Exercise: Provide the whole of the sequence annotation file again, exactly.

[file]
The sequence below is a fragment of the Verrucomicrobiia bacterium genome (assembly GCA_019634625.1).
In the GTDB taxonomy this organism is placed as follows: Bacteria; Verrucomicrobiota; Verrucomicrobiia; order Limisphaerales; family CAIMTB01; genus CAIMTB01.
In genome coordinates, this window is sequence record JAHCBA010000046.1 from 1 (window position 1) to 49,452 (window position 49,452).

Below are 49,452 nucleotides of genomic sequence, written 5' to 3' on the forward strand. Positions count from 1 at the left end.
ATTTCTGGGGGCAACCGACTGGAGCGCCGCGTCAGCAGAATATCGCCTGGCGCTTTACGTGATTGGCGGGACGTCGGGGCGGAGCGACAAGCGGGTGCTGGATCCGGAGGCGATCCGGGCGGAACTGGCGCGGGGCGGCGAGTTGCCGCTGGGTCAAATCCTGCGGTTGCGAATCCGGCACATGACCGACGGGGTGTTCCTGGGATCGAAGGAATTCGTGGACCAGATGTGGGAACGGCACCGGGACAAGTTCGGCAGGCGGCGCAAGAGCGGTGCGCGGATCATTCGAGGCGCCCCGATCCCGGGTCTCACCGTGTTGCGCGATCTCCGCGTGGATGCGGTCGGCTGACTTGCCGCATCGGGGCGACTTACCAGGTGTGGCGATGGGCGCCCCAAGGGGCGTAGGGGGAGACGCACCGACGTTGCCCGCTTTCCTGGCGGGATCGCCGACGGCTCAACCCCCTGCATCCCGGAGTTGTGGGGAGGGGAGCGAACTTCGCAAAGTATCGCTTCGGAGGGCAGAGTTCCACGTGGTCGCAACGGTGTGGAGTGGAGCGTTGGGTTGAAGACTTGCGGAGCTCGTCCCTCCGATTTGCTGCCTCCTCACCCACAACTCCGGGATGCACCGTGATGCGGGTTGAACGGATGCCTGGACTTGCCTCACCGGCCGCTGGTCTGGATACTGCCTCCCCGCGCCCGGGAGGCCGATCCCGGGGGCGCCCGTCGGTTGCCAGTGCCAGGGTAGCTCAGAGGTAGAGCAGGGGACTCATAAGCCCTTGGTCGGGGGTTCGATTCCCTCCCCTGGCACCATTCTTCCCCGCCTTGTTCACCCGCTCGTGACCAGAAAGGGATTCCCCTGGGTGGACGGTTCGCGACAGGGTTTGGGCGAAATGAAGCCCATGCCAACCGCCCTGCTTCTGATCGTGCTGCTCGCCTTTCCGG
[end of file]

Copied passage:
The sequence below is a fragment of the Verrucomicrobiia bacterium genome (assembly GCA_019634625.1).
In the GTDB taxonomy this organism is placed as follows: Bacteria; Verrucomicrobiota; Verrucomicrobiia; order Limisphaerales; family CAIMTB01; genus CAIMTB01.
In genome coordinates, this window is sequence record JAHCBA010000046.1 from 1 (window position 1) to 49,452 (window position 49,452).

Below are 49,452 nucleotides of genomic sequence, written 5' to 3' on the forward strand. Positions count from 1 at the left end.
ATTTCTGGGGGCAACCGACTGGAGCGCCGCGTCAGCAGAATATCGCCTGGCGCTTTACGTGATTGGCGGGACGTCGGGGCGGAGCGACAAGCGGGTGCTGGATCCGGAGGCGATCCGGGCGGAACTGGCGCGGGGCGGCGAGTTGCCGCTGGGTCAAATCCTGCGGTTGCGAATCCGGCACATGACCGACGGGGTGTTCCTGGGATCGAAGGAATTCGTGGACCAGATGTGGGAACGGCACCGGGACAAGTTCGGCAGGCGGCGCAAGAGCGGTGCGCGGATCATTCGAGGCGCCCCGATCCCGGGTCTCACCGTGTTGCGCGATCTCCGCGTGGATGCGGTCGGCTGACTTGCCGCATCGGGGCGACTTACCAGGTGTGGCGATGGGCGCCCCAAGGGGCGTAGGGGGAGACGCACCGACGTTGCCCGCTTTCCTGGCGGGATCGCCGACGGCTCAACCCCCTGCATCCCGGAGTTGTGGGGAGGGGAGCGAACTTCGCAAAGTATCGCTTCGGAGGGCAGAGTTCCACGTGGTCGCAACGGTGTGGAGTGGAGCGTTGGGTTGAAGACTTGCGGAGCTCGTCCCTCCGATTTGCTGCCTCCTCACCCACAACTCCGGGATGCACCGTGATGCGGGTTGAACGGATGCCTGGACTTGCCTCACCGGCCGCTGGTCTGGATACTGCCTCCCCGCGCCCGGGAGGCCGATCCCGGGGGCGCCCGTCGGTTGCCAGTGCCAGGGTAGCTCAGAGGTAGAGCAGGGGACTCATAAGCCCTTGGTCGGGGGTTCGATTCCCTCCCCTGGCACCATTCTTCCCCGCCTTGTTCACCCGCTCGTGACCAGAAAGGGATTCCCCTGGGTGGACGGTTCGCGACAGGGTTTGGGCGAAATGAAGCCCATGCCAACCGCCCTGCTTCTGATCGTGCTGCTCGCCTTTCCGG